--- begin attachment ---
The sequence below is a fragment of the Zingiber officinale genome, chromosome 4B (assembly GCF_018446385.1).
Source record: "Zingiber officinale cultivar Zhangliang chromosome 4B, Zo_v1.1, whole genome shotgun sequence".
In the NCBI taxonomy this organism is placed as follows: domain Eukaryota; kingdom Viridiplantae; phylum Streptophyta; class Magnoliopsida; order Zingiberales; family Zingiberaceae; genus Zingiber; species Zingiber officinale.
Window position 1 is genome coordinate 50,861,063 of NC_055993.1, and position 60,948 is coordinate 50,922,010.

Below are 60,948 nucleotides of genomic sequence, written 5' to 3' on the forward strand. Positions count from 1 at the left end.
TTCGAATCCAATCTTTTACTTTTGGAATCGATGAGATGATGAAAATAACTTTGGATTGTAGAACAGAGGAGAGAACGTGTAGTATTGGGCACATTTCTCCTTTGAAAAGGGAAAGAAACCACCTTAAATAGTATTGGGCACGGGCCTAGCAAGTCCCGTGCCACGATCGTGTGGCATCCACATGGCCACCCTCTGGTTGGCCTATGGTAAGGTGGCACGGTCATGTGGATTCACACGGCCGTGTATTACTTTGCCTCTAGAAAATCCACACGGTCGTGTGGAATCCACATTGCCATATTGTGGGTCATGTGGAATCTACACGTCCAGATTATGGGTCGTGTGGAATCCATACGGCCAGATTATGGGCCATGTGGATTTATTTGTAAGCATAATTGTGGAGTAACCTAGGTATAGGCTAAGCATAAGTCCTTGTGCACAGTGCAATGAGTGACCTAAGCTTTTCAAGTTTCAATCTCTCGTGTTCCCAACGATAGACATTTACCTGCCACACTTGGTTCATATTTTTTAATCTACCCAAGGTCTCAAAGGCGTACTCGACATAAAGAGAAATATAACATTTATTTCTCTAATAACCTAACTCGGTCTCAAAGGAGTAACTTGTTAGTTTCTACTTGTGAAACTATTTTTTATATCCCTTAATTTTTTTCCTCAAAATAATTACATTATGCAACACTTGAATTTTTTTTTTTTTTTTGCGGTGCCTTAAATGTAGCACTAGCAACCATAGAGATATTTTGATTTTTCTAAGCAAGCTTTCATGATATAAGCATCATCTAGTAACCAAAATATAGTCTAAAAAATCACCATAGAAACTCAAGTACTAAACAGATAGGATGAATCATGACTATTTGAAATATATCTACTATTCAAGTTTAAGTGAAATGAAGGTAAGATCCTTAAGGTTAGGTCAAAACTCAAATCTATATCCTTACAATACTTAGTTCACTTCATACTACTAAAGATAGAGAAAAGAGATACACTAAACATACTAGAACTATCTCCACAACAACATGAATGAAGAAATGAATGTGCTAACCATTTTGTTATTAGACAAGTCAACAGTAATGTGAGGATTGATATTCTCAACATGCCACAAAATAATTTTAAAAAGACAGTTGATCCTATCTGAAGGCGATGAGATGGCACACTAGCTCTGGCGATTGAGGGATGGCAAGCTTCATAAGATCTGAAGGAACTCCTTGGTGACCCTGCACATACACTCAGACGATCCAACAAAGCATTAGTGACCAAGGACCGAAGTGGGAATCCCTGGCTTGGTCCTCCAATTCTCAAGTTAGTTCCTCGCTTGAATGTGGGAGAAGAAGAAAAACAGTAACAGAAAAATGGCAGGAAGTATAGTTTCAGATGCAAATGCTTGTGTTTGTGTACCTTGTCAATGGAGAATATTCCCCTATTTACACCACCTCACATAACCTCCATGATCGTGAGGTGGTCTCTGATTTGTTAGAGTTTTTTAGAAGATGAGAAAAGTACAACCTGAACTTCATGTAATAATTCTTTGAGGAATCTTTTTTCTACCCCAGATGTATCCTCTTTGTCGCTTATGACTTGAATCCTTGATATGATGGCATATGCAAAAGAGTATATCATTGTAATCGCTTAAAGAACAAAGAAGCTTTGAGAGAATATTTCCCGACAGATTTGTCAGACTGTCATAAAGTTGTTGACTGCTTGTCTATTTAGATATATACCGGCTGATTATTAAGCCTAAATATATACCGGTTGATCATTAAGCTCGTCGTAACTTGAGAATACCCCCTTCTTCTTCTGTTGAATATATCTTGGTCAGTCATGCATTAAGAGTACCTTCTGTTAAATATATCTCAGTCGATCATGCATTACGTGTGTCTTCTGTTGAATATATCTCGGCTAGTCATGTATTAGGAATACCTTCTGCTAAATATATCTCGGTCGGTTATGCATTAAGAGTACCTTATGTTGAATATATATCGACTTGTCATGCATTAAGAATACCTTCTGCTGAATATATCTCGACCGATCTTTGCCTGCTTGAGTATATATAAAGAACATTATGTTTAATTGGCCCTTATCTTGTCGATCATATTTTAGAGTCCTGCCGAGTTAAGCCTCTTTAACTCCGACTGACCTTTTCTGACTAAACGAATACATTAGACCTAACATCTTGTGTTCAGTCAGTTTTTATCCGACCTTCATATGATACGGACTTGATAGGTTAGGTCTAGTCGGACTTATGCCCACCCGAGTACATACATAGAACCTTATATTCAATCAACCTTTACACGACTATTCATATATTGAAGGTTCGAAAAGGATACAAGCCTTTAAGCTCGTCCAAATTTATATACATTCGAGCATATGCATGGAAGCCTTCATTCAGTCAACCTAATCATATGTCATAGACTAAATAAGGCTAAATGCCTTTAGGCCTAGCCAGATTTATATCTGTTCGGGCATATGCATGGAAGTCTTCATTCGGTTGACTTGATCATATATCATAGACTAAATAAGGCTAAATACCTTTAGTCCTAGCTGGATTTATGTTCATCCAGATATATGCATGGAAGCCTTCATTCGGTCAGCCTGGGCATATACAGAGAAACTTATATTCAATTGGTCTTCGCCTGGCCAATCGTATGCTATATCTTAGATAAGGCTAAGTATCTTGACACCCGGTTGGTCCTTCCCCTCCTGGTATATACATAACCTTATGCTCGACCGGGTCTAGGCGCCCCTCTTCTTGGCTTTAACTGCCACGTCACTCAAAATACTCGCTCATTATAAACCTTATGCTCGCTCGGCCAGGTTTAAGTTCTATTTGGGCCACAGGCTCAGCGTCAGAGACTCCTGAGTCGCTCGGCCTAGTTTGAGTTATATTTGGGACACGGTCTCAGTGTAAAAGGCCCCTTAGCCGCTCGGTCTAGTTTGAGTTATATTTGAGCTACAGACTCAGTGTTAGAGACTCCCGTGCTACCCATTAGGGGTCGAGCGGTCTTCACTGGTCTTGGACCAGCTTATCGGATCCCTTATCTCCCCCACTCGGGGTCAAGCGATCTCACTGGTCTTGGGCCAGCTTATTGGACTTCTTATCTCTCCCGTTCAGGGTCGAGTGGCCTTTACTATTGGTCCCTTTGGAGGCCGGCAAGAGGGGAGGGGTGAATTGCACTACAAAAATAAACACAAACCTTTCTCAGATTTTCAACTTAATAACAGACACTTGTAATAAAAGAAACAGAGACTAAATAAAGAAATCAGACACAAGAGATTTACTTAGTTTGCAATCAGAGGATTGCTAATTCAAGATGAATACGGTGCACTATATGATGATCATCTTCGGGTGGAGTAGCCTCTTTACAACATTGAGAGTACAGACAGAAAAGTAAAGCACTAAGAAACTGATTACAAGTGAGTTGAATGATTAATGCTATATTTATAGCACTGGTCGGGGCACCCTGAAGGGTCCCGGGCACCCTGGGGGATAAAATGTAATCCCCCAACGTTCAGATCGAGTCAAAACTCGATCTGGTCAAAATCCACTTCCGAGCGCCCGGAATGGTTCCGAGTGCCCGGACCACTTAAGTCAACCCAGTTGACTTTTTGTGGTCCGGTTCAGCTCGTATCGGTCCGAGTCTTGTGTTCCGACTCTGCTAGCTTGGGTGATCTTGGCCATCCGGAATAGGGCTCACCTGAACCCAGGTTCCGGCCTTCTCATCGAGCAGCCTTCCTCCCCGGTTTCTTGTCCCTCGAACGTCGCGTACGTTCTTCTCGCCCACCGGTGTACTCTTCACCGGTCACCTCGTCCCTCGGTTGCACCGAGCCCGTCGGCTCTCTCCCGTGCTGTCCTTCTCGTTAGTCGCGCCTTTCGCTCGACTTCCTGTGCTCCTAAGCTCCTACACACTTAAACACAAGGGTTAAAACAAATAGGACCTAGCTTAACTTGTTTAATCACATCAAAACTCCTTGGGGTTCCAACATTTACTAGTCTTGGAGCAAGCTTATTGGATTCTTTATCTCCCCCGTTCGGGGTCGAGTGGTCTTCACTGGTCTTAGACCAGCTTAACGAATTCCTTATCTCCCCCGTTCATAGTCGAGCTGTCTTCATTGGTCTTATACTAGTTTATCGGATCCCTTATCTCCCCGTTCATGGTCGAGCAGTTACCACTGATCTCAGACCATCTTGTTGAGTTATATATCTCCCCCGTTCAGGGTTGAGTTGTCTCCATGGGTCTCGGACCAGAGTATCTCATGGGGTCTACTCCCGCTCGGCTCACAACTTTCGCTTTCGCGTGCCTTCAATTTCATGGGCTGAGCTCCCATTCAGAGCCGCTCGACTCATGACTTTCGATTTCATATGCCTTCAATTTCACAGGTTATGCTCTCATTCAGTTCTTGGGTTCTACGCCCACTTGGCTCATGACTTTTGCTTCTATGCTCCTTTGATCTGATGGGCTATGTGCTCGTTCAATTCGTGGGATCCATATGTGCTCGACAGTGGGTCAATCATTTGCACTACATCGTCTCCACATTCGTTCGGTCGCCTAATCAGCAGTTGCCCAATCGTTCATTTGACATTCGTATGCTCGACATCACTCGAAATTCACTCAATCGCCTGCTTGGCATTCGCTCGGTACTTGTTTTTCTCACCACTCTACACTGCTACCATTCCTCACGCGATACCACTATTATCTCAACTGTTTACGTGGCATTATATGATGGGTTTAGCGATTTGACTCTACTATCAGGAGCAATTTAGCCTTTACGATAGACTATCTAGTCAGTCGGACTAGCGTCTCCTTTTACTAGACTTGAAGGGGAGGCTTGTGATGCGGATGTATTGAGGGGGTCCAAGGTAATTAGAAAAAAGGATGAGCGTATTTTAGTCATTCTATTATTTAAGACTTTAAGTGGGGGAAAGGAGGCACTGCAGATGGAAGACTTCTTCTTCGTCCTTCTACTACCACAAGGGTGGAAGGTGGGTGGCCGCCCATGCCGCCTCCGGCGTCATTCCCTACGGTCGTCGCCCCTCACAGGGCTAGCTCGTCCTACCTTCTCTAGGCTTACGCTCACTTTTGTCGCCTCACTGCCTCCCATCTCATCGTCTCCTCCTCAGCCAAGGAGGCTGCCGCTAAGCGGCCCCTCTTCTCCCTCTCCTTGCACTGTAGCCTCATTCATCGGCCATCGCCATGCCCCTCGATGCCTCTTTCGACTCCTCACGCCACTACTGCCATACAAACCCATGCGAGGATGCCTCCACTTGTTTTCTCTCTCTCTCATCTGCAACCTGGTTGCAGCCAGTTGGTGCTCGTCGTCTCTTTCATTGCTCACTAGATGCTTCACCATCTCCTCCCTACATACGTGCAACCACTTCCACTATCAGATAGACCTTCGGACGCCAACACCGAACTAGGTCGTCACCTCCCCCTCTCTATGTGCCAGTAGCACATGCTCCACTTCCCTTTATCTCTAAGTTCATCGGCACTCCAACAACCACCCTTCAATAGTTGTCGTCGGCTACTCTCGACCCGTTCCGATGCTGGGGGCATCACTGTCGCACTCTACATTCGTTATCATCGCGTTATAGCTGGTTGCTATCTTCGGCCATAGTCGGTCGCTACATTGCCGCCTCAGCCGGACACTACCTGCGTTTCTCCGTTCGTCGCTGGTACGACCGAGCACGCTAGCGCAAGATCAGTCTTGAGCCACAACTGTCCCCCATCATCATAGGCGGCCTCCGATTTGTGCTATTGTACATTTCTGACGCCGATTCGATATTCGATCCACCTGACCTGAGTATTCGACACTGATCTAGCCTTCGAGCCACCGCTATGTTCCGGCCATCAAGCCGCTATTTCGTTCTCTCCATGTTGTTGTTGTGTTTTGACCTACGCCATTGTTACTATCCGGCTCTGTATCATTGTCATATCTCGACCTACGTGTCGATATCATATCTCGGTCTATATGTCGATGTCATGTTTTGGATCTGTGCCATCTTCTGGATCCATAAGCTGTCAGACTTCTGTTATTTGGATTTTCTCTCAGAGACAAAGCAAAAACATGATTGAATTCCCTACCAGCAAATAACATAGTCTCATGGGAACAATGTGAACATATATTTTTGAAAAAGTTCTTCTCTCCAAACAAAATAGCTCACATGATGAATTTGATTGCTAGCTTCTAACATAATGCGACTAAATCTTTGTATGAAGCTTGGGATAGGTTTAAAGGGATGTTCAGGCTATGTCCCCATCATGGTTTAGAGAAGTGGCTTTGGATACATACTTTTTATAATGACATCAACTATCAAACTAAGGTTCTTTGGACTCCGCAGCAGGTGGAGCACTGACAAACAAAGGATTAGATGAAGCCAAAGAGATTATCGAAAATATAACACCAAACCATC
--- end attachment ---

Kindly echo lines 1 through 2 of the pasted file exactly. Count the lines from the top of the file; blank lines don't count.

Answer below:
The sequence below is a fragment of the Zingiber officinale genome, chromosome 4B (assembly GCF_018446385.1).
Source record: "Zingiber officinale cultivar Zhangliang chromosome 4B, Zo_v1.1, whole genome shotgun sequence".